scalac

How to create an executable JAR file with `scalac` (and run it with `scala`)

Table of Contents1 - Example2 - A more complex example3 - Note4 - Summary

If you’re ever working on a really small Scala project — something that contains only a few source code files — and don’t want to use SBT to create a JAR file, you can do it yourself manually. Let’s look at a quick example. Note that the commands below work on Mac and Linux systems, and should work on Windows with minor changes.

What def, val, and var fields in Scala traits look like after they’re compiled (including the classes that extend them)

Table of Contents1 - def field in trait2 - val field in trait (abstract)3 - val field in trait (concrete)4 - var field in trait (abstract)5 - var field in trait (concrete)6 - An abstract class in the middle7 - A trait in the middle8 - Summary

I generally have a pretty good feel for how Scala traits work, and how they can be used for different needs. As one example, a few years ago I learned that it’s best to define abstract fields in traits using def. But there are still a few things I wonder about.

Today I had a few free moments and I decided to look at what happens under the covers when you use def, val, and var fields in traits, and then mix-in or extend those traits with classes. So I created some examples, compiled them with scalac -Xprint:all, and then decompiled them with JAD to see what everything looks like under the covers.

I was initially going to write a summary here, but if you want to know how things work under the hood, I think it helps to work through the examples, so for today I’ll leave that as an exercise for the reader.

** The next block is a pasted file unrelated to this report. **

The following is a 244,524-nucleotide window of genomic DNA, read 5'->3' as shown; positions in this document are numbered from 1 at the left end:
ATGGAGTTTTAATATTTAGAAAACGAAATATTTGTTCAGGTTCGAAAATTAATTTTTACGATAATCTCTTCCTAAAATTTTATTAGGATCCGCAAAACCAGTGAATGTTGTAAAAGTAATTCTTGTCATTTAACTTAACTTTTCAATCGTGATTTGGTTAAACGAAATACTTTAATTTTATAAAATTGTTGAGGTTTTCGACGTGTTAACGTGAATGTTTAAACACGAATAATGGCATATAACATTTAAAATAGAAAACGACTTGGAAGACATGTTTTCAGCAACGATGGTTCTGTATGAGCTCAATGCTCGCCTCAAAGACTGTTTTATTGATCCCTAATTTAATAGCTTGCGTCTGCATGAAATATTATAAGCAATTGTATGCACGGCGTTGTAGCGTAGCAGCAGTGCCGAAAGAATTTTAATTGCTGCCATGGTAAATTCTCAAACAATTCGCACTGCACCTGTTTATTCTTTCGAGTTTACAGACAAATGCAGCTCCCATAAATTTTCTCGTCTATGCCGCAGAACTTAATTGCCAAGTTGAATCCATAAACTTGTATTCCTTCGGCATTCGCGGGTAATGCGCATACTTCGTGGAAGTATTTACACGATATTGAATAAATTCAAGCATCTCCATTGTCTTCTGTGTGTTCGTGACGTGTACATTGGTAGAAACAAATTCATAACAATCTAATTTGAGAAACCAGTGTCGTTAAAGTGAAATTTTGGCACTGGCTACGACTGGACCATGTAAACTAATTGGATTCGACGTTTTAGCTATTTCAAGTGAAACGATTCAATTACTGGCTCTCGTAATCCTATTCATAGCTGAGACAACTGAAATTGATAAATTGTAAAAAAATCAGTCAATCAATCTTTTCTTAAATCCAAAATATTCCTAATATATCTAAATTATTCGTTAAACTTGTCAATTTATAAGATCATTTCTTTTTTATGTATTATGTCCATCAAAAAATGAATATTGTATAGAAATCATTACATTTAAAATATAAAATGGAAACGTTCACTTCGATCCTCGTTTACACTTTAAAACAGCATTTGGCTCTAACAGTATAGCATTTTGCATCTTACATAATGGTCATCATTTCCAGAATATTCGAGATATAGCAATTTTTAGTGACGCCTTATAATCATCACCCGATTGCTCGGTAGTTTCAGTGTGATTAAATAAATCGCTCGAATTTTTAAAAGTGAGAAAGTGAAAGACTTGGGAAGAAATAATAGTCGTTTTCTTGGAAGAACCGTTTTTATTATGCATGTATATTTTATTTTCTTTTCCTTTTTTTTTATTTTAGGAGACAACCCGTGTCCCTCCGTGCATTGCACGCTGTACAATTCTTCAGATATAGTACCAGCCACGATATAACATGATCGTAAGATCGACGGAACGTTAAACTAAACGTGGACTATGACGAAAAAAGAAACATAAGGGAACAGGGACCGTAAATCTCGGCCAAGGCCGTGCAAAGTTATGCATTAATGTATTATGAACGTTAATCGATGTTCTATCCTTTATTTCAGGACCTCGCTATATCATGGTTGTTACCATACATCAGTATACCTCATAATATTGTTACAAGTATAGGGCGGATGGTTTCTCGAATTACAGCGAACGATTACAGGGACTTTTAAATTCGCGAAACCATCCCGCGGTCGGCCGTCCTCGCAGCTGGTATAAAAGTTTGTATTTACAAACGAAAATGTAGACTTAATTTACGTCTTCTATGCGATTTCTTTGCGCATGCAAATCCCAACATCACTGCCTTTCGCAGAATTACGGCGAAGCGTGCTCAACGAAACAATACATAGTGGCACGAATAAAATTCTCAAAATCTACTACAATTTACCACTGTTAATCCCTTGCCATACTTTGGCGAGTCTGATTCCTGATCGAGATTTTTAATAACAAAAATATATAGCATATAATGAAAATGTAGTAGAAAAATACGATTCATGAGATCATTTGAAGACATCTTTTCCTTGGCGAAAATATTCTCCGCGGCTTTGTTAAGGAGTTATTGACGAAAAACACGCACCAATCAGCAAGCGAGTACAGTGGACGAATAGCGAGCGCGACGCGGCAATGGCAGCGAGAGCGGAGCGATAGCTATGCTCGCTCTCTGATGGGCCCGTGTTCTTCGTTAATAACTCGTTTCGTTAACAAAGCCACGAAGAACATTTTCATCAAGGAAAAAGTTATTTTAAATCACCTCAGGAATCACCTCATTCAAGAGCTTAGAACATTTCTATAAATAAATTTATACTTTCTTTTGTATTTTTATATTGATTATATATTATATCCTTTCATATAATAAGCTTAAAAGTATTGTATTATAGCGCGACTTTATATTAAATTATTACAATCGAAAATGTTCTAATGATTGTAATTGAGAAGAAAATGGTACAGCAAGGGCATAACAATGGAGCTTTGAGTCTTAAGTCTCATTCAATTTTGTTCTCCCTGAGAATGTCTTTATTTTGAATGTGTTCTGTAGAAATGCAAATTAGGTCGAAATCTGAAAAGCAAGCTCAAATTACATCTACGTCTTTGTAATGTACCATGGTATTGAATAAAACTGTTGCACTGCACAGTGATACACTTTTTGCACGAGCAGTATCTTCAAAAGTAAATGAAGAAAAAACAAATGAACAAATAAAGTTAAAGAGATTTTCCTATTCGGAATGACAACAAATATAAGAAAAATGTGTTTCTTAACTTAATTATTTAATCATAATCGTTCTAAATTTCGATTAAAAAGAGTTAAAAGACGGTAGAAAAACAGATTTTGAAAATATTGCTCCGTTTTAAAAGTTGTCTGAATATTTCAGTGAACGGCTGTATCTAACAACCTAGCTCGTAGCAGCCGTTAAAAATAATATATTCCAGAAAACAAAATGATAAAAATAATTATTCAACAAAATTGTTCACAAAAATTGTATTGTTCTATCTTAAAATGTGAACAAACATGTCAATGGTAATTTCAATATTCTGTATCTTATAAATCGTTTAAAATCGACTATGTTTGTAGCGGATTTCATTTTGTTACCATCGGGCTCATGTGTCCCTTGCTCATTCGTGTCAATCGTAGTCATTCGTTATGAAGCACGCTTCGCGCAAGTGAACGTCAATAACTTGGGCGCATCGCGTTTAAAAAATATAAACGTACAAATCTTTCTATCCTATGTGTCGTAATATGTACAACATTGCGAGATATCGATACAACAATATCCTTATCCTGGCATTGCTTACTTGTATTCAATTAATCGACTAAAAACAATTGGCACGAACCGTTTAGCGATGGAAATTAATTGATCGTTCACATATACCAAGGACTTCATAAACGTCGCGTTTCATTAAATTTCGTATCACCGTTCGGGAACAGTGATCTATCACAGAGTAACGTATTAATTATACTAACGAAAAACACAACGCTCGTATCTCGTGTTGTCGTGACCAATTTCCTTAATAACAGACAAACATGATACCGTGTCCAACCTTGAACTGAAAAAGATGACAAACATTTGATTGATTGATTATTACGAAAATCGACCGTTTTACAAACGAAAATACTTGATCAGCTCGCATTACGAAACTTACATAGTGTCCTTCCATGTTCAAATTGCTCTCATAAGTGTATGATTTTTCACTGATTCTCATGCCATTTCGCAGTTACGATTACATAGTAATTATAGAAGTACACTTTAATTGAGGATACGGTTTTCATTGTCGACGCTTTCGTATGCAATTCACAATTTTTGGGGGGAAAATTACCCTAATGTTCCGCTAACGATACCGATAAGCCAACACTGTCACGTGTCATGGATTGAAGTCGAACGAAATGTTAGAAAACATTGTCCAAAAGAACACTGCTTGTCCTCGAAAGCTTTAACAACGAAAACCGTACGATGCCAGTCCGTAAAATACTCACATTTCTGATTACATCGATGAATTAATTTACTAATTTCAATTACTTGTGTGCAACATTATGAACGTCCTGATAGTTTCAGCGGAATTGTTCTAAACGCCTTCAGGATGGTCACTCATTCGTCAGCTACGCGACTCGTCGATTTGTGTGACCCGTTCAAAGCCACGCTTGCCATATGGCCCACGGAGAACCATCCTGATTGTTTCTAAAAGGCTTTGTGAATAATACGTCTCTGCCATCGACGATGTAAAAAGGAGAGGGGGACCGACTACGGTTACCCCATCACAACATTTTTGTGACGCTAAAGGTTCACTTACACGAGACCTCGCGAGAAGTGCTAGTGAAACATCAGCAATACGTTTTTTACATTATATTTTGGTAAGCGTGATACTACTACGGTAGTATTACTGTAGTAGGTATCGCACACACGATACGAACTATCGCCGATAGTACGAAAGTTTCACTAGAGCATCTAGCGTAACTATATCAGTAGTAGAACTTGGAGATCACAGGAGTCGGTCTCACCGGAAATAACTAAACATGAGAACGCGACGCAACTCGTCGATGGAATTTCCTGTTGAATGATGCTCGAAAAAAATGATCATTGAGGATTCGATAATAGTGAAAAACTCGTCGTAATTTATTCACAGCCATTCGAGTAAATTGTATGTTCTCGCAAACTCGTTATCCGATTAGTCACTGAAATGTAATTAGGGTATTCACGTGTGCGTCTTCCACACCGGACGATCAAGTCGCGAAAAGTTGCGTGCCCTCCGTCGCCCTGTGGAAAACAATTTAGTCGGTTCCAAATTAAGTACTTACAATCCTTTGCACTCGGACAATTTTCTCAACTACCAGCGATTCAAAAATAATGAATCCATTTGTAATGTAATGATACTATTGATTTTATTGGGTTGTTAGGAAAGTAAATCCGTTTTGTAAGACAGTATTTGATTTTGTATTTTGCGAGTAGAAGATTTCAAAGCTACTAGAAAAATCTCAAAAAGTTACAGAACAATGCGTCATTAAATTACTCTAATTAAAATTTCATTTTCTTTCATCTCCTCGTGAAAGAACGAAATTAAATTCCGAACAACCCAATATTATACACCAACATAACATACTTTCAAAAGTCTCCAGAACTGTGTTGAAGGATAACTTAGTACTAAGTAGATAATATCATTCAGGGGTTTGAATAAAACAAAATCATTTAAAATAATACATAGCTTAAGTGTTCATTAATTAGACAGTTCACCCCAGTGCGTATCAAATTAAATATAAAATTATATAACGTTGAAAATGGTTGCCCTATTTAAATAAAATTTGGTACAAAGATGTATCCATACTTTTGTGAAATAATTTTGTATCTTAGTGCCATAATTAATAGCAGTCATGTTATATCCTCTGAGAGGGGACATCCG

Bloop’s compiler performance is ~29% faster than SBT (on at least one project)

I had read that Bloop was faster than Scala compiler tools like scalac and fsc, so I wondered if it was faster than SBT, and if so, how much faster. So I downloaded Eric Torreborre’s specs2 source code, which has 880 source code files, and compiled the entire project with both SBT and Bloop.

SBT performance

To test SBT’s speed, I ran all the commands from inside the SBT command prompt, which I usually do anyway to avoid the SBT/JVM startup lag time. I also ran clean and compile several times before recording SBT’s speed, because I thought that would be a better reflection of real-world usage and performance. I ran the tests four times, and the average time with SBT was 49 seconds, and that was very consistent, always coming in between 48 and 50 seconds.

Bloop performance

Scala SBT scalacOptions syntax/examples

As a quick note to self, here’s an example of how to set scalacOptions in an SBT build.sbt file:

scalacOptions ++= Seq(
    "-Xfatal-warnings",
    "-deprecation",
    "-feature",
    "-unchecked",
    "-language:implicitConversions",
    "-language:higherKinds",
    "-language:existentials",
    "-language:postfixOps"
)

As shown, scalacOptions lets you set Scala compiler options in your SBT project build.

This is a page from my book, Functional Programming, Simplified

On Using `def` vs `val` To Define Abstract Members in Scala Traits

When I update the Scala Cookbook, I need to update Recipe 8.2, “How to use abstract and concrete fields in Scala traits.” That recipe is written particularly with an OOP developer in mind, and I didn’t write about handling the same situation from an FP perspective.